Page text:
In 2015, a team of Egyptian scientists shed new light on silymarin’s mechanism of action in a study on liver fibrosis in rats. The scientists concluded that silymarin conveys anti-fibrogenic effects by modulating cannabinoid receptor activity in the liver. Both types of cannabinoid receptors, CB1 and CB2, are expressed in the liver, where they mediate opposing functions. Activating CB1 has a pro-fibrogenic effect; activating CB2 has the opposite effect, reducing fibrosis. Silymarin blocks CB1 while turning on CB2 — a perfect combination for treating hepatic fibrosis and chronic liver disease. The Egyptian study concludes that silymarin “strongly upregulates CB2 expression and downregulates CB1 expression. These effects may be partially responsible for the strong hepatoprotective effect of silymarin.”
Tetrahydrocannabivarin (THCV), an intriguing compound unique to the cannabis plant, interacts with the cannabinoid receptors in a similar way, blocking CB1 while boosting CB2. THCV-rich cannabis would likely benefit people with liver disease by working through some of the same molecular channels as Milk Thistle. Pharmaceutical researchers, meanwhile, are seeking to develop synthetic, receptor-selective drugs that differentially engage both CB1 and CB2, much like THCV and silymarin.
Liver-friendly health tips
For chronic conditions, Milk Thistle must be taken over an extended period for efficacy, perhaps as long as two years. Several other herbs support liver health, such as yellow dock, chicory, nettle, and all parts of dandelion (roots, leaves, stalks & flowers). Other liver-friendly health tips:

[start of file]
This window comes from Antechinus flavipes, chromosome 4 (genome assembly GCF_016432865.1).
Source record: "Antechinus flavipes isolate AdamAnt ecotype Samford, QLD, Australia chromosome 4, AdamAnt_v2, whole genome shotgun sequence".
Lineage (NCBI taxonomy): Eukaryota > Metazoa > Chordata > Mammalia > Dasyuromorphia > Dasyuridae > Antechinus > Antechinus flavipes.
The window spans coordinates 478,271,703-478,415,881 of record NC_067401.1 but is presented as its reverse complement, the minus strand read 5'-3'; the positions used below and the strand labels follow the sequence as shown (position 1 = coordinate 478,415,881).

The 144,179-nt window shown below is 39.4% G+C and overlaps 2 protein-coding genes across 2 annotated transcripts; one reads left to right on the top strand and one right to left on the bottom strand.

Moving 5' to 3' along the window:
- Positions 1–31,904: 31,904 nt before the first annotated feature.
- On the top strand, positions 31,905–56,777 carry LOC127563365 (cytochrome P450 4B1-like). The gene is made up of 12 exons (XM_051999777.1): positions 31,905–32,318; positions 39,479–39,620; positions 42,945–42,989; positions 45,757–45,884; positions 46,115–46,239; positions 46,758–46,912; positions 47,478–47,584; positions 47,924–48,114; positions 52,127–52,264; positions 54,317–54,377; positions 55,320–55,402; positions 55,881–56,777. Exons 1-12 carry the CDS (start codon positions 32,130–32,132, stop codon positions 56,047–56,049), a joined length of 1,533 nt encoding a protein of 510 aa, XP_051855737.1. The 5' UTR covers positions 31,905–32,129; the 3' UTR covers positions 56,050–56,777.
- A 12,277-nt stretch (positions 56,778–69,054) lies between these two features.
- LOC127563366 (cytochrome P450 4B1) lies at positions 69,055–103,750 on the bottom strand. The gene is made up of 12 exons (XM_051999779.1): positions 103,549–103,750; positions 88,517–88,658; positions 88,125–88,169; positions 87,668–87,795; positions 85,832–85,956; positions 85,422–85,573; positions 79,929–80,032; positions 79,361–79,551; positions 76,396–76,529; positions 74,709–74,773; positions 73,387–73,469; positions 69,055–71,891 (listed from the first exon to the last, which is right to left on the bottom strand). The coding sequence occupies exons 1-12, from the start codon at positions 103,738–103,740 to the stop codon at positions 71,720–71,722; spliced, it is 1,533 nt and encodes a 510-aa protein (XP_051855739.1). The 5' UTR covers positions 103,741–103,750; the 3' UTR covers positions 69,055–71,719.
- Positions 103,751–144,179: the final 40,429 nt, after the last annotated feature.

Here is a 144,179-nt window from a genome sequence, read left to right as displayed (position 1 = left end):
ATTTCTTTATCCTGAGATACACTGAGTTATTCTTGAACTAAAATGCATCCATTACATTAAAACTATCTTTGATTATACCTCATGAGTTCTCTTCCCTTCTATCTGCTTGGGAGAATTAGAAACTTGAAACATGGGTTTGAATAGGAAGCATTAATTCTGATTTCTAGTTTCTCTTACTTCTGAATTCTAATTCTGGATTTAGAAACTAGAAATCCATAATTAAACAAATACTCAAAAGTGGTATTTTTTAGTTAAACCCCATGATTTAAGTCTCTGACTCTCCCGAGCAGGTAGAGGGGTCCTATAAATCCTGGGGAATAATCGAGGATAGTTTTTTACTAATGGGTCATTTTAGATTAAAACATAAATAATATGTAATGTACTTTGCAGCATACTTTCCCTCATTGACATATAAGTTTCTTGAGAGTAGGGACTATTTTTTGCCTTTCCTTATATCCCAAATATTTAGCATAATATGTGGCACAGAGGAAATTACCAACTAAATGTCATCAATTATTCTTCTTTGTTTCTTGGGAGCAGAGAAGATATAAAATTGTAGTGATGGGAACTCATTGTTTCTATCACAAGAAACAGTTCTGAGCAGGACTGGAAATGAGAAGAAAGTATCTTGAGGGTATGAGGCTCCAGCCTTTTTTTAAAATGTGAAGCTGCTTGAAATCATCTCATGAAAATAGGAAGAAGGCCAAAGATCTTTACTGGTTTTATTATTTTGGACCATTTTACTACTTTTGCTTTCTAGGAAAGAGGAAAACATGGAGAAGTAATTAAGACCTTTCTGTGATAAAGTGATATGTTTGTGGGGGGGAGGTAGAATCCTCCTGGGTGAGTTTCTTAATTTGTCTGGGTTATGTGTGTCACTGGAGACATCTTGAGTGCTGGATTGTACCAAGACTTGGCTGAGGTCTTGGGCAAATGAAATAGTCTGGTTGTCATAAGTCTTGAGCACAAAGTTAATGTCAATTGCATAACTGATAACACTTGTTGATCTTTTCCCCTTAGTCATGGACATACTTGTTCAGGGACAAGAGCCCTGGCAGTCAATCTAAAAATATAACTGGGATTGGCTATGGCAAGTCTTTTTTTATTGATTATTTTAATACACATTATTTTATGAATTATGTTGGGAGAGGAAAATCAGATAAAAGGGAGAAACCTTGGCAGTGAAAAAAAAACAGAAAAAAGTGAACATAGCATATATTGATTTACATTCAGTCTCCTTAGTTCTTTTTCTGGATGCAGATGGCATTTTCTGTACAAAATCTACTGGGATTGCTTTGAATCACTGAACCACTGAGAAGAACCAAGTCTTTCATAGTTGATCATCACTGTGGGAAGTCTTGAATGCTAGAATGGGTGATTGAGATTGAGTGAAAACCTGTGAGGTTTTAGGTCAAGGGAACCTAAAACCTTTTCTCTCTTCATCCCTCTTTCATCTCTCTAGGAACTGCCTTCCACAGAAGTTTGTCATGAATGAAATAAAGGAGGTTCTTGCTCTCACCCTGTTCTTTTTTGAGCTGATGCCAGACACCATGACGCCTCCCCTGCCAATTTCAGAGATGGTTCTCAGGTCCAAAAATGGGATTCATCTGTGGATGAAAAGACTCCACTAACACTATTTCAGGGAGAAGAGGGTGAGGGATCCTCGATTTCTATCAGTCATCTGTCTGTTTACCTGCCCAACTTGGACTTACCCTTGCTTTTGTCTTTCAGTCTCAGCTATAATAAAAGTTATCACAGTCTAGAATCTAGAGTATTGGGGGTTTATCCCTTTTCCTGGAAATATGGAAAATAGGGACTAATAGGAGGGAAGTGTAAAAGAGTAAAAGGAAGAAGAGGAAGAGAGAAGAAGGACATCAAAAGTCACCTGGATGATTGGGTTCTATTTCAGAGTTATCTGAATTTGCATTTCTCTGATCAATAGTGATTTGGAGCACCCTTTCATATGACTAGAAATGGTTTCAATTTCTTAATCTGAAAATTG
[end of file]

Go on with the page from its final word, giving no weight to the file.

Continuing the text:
- Restrict alcohol consumption, avoid Tylenol and acetaminophen.
- If possible, buy food products in glass, rather than plastic, containers to limit your exposure to lipophilic industrial toxins (parabens, phthalates, flame-retardants, BPA and BPS, etc.), which wreak havoc on the liver and the endocannabinoid system.
- Increase consumption of fermented foods, dark leafy greens and cruciferous vegetables. Other recommended foods include artichokes, garlic, onions, beats, avocados, berries, sprouts, and organic eggs.
- N-Acetyl L-Cysteine, a potent antioxidant, is an excellent supplement for liver conditions.
1 It appears that silymarin is less able to repair liver injury and generate new liver cells during the late stages of cirrhosis and hepatitis. Whereas silymarin can reduce liver inflammation, chronic Hepatitis C viral infection may weaken the liver to such an extent that it can’t process silymarin’s constituents for liver repair and regeneration. The extraction of silymarin from Milk Thistle is another factor that may account for inconsistent clinical findings. Silymarin does not include several key components, such as dihydroquercetin, that are present in whole plant Milk Thistle; without these components, silymarin’s efficacy as a therapeutic agent may be compromised.
Sources – Science journals
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- HerbalGram for Milk Thistle – American Botanical Council
- Magnificent Milk Thistle – Dr. Mercola, September 14, 2015
- Nourishing the Liver the Wise Woman Way – Wise Woman Herbal Ezine with Susan Weed, June 2006.
- A Desktop Guide to Herbal Medicine. Mars, Brigette (2007).
- Original Article republished with permission from Project CBD